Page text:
Resilient. Robust. Reliable.
Many hotel guests likely would not use these words to describe their most recent experience with hotel Wi-Fi. Instead, you’d likely hear something along the lines of: We have the technology to put a man on the moon, but we can’t post a picture of this amazing Scallop Sashimi to Instagram from our hotel room… what gives?
All joking aside, Wi-Fi is a very serious matter for hotels. To be competitive and to offer an exceptional guest experience, your network infrastructure needs to meet the needs of your guests, your internal infrastructure (e.g., digital signage, internal messaging systems, and IoT-enabled ‘smart’ rooms), and your connected back-end systems and applications – which adds up to a lot of bandwidth!
But Does Wi-Fi Even Matter?
In a word, Yes. A recent Statista.com survey found that 73 percent of travelers want free Internet access in their hotel rooms. Some survey responders indicated that lack of free Internet access was a “deal-breaker.” Per Hotel Chatter, “Thirty-eight percent of people say no Wi-Fi is a deal-breaker and will book elsewhere.” As a result, most hotels advertise FREE Wi-Fi access – it’s simply essential to the modern traveler. While making free Wi-Fi available helps sell rooms, guests are more likely to complain about the speed of the free Wi-Fi before they’d complain about anything else.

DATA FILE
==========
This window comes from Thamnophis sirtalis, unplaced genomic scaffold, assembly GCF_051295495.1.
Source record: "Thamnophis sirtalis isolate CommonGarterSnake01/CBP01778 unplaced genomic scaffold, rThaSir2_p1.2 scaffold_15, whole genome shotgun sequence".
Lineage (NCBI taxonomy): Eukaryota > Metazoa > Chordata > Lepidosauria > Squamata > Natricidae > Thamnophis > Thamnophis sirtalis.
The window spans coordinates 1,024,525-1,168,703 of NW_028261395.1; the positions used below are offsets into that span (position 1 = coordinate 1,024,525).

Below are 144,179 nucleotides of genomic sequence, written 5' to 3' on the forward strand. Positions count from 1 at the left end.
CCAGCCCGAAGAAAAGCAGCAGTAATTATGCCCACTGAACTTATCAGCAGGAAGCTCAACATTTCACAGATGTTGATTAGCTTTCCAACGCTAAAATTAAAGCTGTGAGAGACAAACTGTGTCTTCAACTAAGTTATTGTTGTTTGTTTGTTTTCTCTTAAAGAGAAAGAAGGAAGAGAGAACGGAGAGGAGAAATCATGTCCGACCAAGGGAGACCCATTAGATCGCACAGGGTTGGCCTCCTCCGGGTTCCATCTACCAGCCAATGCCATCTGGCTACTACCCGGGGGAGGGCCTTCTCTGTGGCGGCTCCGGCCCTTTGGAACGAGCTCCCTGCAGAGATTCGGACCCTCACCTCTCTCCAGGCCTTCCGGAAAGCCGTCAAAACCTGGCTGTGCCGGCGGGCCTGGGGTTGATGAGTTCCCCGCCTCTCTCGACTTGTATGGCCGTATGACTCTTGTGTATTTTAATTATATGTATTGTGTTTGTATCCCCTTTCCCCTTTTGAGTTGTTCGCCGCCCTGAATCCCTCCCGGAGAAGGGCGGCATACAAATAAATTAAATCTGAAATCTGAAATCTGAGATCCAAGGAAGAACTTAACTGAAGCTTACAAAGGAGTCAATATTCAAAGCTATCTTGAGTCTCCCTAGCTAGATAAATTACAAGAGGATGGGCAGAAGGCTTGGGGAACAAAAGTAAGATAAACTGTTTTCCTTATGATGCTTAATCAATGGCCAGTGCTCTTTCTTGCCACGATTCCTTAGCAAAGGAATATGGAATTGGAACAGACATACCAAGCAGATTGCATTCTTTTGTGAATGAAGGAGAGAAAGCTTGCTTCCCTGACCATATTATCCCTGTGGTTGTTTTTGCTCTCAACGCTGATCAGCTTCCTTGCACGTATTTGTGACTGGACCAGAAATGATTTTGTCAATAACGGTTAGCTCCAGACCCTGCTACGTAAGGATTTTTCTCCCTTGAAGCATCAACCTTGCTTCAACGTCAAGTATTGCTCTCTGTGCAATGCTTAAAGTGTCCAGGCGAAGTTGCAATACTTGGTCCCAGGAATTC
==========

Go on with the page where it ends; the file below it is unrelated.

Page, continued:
Having Wi-Fi is not enough; Wi-Fi needs to be fast. Several websites collect information about the success – or not – of hotel WiFi access (i.e., wifirank.com and lists of “Top 10 Wi-Fi-enabled Hotels in [CITY]” by TripAdvisor.com). The key issue affecting WiFi speed? Bandwidth.
Where Did the Bandwidth Go?
Most business hotel guests travel with four or more devices (for example, a work cell phone, a personal cell phone, a work laptop, and a personal tablet). USA Today reports that people are “addicted” to Wi-Fi, citing a 2016 English Hotelier Roomzzz survey that revealed a whopping 65 percent of hotel guests connect one or more devices to hotel Wi-Fi within SEVEN minutes of arrival. Wi-Fi systems even carry the bulk of cell phone communications vs. the more traditional cell phone towers: 71 percent of all mobile communications flows over Wi-Fi, per the Wi-Fi Alliance.
Hotel Operations Don’t Have Time for Buffering
A successful Wi-Fi strategy usually means partnering with a brand-approved, managed Wi-Fi provider to ensure your wireless signal is broadcast where it is needed and at the proper strength – and that it is fully supported 24/7/365. This approved Wi-Fi provider will plan and implement your Wi-Fi access points; take steps to secure your guest, hotel, and application Wi-Fi and Internet portals; and integrate third-party solutions (shameless plug: like your JANUS Displays digital signage system), so that your Wi-Fi network successfully supports your operational needs and guest demands. While your operations don’t have time for buffering, you must take time to research Wi-Fi providers, plans, and ongoing infrastructure management.
So how can your hotel balance guest expectations for a seamless, high-speed Internet experience with the costs, maintenance, and operational requirements that make such access possible? We include below Nine Strategies for Getting the Most from Your Wi-Fi Infrastructure Investment.